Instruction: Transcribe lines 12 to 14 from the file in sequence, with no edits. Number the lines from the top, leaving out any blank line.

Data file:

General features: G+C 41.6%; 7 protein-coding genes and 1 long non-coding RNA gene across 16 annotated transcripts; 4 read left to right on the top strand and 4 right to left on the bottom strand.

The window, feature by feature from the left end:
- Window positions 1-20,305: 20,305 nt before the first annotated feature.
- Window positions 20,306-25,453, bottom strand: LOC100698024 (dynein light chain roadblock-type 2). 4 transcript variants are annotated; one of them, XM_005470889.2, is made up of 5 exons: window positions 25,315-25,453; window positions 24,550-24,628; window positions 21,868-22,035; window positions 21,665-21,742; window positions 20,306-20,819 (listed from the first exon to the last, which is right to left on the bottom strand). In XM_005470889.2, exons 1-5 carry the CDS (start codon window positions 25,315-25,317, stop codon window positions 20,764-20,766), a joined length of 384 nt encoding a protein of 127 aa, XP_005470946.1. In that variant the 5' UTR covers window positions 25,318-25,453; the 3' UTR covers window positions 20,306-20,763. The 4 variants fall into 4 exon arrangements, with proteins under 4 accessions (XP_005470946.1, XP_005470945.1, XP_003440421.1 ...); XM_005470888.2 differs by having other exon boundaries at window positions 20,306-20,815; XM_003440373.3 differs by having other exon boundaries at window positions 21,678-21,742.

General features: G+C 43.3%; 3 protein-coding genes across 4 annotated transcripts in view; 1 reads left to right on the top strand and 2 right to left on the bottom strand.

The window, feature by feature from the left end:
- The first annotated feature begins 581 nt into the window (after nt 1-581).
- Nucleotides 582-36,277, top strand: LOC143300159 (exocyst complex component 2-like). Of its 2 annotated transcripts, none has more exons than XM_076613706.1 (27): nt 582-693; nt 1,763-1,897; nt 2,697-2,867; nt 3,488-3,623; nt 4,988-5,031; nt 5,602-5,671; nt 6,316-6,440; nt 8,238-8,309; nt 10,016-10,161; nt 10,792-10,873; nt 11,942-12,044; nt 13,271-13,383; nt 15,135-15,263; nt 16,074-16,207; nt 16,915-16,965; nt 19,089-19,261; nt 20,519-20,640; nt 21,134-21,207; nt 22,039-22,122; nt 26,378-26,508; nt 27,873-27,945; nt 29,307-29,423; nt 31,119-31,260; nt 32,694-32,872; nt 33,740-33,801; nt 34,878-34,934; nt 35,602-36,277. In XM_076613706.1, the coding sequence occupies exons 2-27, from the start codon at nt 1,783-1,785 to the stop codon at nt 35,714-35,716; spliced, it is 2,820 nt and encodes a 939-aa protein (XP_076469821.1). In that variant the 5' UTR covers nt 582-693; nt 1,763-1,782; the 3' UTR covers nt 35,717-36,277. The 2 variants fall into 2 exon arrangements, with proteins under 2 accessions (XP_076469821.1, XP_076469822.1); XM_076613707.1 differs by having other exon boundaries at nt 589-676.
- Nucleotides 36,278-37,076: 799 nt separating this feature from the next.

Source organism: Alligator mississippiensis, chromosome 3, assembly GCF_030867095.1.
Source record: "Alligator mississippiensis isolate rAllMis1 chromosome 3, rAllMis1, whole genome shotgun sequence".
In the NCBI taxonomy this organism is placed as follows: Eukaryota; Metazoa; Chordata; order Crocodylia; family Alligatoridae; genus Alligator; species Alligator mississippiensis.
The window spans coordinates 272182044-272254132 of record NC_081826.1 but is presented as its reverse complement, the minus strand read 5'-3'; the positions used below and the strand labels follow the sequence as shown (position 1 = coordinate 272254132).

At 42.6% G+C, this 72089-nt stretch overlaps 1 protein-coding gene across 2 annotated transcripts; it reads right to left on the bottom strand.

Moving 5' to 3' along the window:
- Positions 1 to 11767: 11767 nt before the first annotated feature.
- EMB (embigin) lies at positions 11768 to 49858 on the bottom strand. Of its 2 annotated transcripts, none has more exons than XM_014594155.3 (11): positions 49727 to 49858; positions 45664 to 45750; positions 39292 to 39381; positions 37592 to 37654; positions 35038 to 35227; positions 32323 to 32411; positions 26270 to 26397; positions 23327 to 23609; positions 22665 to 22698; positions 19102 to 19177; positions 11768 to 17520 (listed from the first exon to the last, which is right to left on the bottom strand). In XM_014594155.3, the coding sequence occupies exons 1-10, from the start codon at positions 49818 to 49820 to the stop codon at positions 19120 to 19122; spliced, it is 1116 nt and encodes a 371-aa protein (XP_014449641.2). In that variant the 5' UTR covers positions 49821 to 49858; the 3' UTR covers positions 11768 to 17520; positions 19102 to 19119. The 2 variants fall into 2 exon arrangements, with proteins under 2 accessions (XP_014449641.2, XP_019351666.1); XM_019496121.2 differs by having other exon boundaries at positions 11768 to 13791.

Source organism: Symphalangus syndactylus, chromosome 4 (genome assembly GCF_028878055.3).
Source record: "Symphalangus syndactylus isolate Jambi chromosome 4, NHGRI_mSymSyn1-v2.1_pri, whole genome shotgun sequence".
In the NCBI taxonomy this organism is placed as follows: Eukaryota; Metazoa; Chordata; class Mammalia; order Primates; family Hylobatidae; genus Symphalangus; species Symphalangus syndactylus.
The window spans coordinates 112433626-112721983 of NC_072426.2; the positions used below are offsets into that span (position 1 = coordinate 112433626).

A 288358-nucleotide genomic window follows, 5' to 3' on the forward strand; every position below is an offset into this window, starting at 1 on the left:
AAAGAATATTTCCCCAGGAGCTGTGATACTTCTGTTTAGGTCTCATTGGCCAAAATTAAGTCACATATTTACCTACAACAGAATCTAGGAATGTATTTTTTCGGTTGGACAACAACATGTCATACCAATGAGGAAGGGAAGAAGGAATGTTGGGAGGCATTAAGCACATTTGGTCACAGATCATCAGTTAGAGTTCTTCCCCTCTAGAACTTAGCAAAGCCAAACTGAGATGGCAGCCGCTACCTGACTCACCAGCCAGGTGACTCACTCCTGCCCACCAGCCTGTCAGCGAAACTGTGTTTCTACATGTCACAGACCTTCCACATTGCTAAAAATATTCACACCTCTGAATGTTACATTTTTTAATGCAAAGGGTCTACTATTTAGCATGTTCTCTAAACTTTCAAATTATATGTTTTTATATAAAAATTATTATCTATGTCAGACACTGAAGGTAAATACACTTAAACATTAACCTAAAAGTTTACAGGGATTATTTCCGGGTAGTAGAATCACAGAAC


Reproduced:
In the NCBI taxonomy this organism is placed as follows: Eukaryota; Metazoa; Chordata; order Crocodylia; family Alligatoridae; genus Alligator; species Alligator mississippiensis.
The window spans coordinates 272182044-272254132 of record NC_081826.1 but is presented as its reverse complement, the minus strand read 5'-3'; the positions used below and the strand labels follow the sequence as shown (position 1 = coordinate 272254132).

At 42.6% G+C, this 72089-nt stretch overlaps 1 protein-coding gene across 2 annotated transcripts; it reads right to left on the bottom strand.